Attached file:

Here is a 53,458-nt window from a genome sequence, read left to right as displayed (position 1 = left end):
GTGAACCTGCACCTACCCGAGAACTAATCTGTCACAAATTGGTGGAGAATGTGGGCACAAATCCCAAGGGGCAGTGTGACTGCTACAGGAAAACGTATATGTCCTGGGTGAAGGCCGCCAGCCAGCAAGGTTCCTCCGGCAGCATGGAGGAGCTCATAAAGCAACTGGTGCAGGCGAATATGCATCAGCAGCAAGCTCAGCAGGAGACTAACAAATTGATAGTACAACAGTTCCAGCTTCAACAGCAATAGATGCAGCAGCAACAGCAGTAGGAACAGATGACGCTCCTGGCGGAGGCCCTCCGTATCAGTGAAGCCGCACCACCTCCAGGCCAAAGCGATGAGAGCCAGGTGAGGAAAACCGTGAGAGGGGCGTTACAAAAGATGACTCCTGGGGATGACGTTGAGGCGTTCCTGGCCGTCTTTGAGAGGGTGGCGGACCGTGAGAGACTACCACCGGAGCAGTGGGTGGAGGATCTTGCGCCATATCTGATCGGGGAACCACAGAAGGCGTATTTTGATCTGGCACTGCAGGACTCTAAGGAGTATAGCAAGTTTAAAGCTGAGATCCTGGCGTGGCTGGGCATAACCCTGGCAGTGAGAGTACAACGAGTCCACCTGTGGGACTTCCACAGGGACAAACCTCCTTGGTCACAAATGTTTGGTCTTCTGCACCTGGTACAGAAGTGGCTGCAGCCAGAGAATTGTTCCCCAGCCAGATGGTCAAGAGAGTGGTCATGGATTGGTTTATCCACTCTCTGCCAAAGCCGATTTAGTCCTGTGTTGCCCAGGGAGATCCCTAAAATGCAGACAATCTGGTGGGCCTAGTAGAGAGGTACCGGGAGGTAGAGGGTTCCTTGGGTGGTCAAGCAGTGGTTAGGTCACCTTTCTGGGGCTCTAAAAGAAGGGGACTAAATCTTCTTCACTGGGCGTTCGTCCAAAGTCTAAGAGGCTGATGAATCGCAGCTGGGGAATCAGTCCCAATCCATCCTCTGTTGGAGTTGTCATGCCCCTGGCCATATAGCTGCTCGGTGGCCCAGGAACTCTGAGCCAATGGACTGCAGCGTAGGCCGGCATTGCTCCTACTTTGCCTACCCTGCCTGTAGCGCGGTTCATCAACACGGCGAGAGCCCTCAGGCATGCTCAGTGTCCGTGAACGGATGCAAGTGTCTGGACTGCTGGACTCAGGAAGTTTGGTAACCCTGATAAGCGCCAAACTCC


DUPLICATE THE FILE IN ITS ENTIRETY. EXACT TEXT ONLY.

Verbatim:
Here is a 53,458-nt window from a genome sequence, read left to right as displayed (position 1 = left end):
GTGAACCTGCACCTACCCGAGAACTAATCTGTCACAAATTGGTGGAGAATGTGGGCACAAATCCCAAGGGGCAGTGTGACTGCTACAGGAAAACGTATATGTCCTGGGTGAAGGCCGCCAGCCAGCAAGGTTCCTCCGGCAGCATGGAGGAGCTCATAAAGCAACTGGTGCAGGCGAATATGCATCAGCAGCAAGCTCAGCAGGAGACTAACAAATTGATAGTACAACAGTTCCAGCTTCAACAGCAATAGATGCAGCAGCAACAGCAGTAGGAACAGATGACGCTCCTGGCGGAGGCCCTCCGTATCAGTGAAGCCGCACCACCTCCAGGCCAAAGCGATGAGAGCCAGGTGAGGAAAACCGTGAGAGGGGCGTTACAAAAGATGACTCCTGGGGATGACGTTGAGGCGTTCCTGGCCGTCTTTGAGAGGGTGGCGGACCGTGAGAGACTACCACCGGAGCAGTGGGTGGAGGATCTTGCGCCATATCTGATCGGGGAACCACAGAAGGCGTATTTTGATCTGGCACTGCAGGACTCTAAGGAGTATAGCAAGTTTAAAGCTGAGATCCTGGCGTGGCTGGGCATAACCCTGGCAGTGAGAGTACAACGAGTCCACCTGTGGGACTTCCACAGGGACAAACCTCCTTGGTCACAAATGTTTGGTCTTCTGCACCTGGTACAGAAGTGGCTGCAGCCAGAGAATTGTTCCCCAGCCAGATGGTCAAGAGAGTGGTCATGGATTGGTTTATCCACTCTCTGCCAAAGCCGATTTAGTCCTGTGTTGCCCAGGGAGATCCCTAAAATGCAGACAATCTGGTGGGCCTAGTAGAGAGGTACCGGGAGGTAGAGGGTTCCTTGGGTGGTCAAGCAGTGGTTAGGTCACCTTTCTGGGGCTCTAAAAGAAGGGGACTAAATCTTCTTCACTGGGCGTTCGTCCAAAGTCTAAGAGGCTGATGAATCGCAGCTGGGGAATCAGTCCCAATCCATCCTCTGTTGGAGTTGTCATGCCCCTGGCCATATAGCTGCTCGGTGGCCCAGGAACTCTGAGCCAATGGACTGCAGCGTAGGCCGGCATTGCTCCTACTTTGCCTACCCTGCCTGTAGCGCGGTTCATCAACACGGCGAGAGCCCTCAGGCATGCTCAGTGTCCGTGAACGGATGCAAGTGTCTGGACTGCTGGACTCAGGAAGTTTGGTAACCCTGATAAGCGCCAAACTCC